Must a Spouse Confirm the Falsity of the Other Spouse’s Financial Information?
In a recent family law decision called Virc v. Blair, the Court of Appeal faced an interesting question: whether one party is duty-bound to make inquiries into or confirm that the other party has provided deliberately-false financial information.
The dispute arose in connection with the business valuation that formed the basis for a 2008 separation agreement between a wife and husband. Even though the wife happened to be a lawyer, she had no experience with business valuations; the husband on the other hand was an “experienced and sophisticated businessman” who considered himself an expert in that area.
The wife signed the agreement (which was prepared by the husband’s lawyers), even though prior to doing so she was not provided with a full independent business valuation of his assets at the date of marriage. About two years after signing, she then realized that he had likely over-valued his marriage-date holdings to the tune of $9 million, which made a big difference to her equalization and other entitlements.
She went to court to have the separation agreement set aside, but was unsuccessful on the first go-around before a motion judge. That judge had concluded that even if it appeared likely the husband had materially misrepresented the value of his marriage-date property, the wife had disqualified herself from attacking the resulting separation agreement’s validity because she failed to make inquiries to confirm one way or the other. In other words, the wife’s oversight in failing to confirm the husband’s likely-false information was fatal to her bid to set the agreement aside. The motion judge essentially dismissed the wife’s application.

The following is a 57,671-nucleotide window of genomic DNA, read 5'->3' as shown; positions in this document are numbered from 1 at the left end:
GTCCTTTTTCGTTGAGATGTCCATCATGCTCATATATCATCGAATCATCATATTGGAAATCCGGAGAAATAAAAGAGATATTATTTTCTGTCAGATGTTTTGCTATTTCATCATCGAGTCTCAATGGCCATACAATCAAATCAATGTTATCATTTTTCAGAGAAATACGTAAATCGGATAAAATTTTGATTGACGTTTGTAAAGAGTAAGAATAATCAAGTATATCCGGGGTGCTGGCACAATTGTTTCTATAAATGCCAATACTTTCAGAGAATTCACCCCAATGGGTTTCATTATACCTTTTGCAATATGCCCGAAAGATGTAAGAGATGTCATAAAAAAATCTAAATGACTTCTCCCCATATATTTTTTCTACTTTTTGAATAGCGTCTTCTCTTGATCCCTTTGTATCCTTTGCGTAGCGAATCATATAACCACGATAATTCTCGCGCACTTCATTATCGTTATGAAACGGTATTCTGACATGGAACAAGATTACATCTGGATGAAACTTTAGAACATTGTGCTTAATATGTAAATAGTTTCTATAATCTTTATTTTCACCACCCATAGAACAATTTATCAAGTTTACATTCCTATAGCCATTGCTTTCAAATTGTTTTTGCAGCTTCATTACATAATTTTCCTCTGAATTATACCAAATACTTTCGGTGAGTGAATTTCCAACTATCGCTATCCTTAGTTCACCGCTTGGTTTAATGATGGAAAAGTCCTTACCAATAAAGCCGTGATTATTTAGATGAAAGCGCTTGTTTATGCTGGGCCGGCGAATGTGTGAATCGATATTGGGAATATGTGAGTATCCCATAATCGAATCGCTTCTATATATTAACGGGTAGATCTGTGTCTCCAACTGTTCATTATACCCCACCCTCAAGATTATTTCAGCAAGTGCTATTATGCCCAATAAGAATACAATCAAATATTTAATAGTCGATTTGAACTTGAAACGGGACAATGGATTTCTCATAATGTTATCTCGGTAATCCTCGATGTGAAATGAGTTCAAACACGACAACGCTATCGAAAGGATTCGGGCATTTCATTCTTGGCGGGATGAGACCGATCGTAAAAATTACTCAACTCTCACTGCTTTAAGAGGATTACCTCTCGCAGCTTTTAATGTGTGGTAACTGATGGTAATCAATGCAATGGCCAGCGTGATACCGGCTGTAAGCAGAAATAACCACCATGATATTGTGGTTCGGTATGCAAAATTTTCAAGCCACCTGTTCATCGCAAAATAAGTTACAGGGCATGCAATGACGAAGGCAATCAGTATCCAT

The matter went to appeal, and the wife was successful. The Appeal Court found that the motion judge, in purporting to apply the Ontario Family Law Act’s two-stage test for setting aside a domestic contract, had effectively (and incorrectly) shifted legal responsibility for confirming the false financial information to the wife.
However, this was not the law in Ontario.
Rather, once the motion judge was in a position to assume the husband had made a material misrepresentation as to his finances, the law placed the onus on the husband, being the party disclosing the financial information, to establish that the wife actually knew that his information had been false. It was incorrect to shift the responsibility to the wife to make the inquiries, and incorrect to conclude that her application to set the agreement aside had no real chance of success at trial.
The wife’s application should not have been dismissed; the proper course was to send the matter on for a full trial. The Court of Appeal made an order accordingly.
For the full text of the decision, see:
Virc v. Blair, 2014 ONCA 392 (CanLII)
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